The Australian College of Optometry (ACO) has honed its education offerings to reflect the increasing opportunities for collaboration with ophthalmologists. Better collaboration, together with better training, results in more effective pathways and thus better patient care, said Dr Michelle Waugh, ACO’s head of education.
At the heart of this evolving approach is the glaucoma patient, where “collaboration between optometrists and ophthalmologists is critical in the timely detection of glaucoma and optimisation of management," said Dr Bob Wang, a Melbourne-based ophthalmologist who originally trained as an optometrist.
To support optometrists in Australia and New Zealand in having a greater role in the diagnosis and treatment of glaucoma, the ACO developed a specialised glaucoma course, the Advanced Certificate of Glaucoma (ACG). The course is reviewed each year to ensure it encapsulates the community optometrist’s evolving role in glaucoma, said Dr Waugh. “Now in its fifth year, this course updates and extends optometrists’ knowledge by providing insightful depth to everyday practice concepts.” It also offers the opportunity to delve into increasingly important areas for glaucoma diagnosis, such as artificial intelligence and meta-analysis interpretation, to inform current best practice in this critically important area of eye care, she explained. “The ACO has partnered with some of the best clinicians in Australia - across academia, optometry and ophthalmology - to develop the Advanced Certificate in Glaucoma and it has been very well received year on year.”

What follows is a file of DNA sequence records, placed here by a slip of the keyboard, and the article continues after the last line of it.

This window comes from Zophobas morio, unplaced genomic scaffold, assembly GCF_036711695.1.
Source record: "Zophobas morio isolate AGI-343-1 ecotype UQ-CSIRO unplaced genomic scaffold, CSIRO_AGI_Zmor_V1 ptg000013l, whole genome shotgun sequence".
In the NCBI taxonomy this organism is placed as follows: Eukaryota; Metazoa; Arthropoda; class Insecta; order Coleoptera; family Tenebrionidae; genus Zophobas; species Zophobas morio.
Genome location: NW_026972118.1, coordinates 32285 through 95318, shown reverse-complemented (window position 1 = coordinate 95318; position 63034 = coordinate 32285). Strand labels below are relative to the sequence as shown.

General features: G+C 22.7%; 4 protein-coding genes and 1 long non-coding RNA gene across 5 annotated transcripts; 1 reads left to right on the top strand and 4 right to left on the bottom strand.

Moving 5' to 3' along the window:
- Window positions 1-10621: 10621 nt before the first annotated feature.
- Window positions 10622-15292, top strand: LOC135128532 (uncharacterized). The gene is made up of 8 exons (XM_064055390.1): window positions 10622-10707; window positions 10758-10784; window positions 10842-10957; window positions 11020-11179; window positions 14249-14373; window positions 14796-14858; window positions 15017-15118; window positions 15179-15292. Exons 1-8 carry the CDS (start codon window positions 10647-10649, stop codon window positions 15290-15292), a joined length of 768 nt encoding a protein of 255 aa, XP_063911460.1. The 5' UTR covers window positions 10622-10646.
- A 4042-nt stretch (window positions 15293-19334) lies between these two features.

The ACO-ACG course starts on 22 March 2021 and registrations can be submitted right up to the commencement date, said Dr Waugh. It runs over six months and is open to all optometrists within Australia and New Zealand.
For more, go to www.aco.org.au/advanced-certificate-in-glaucoma/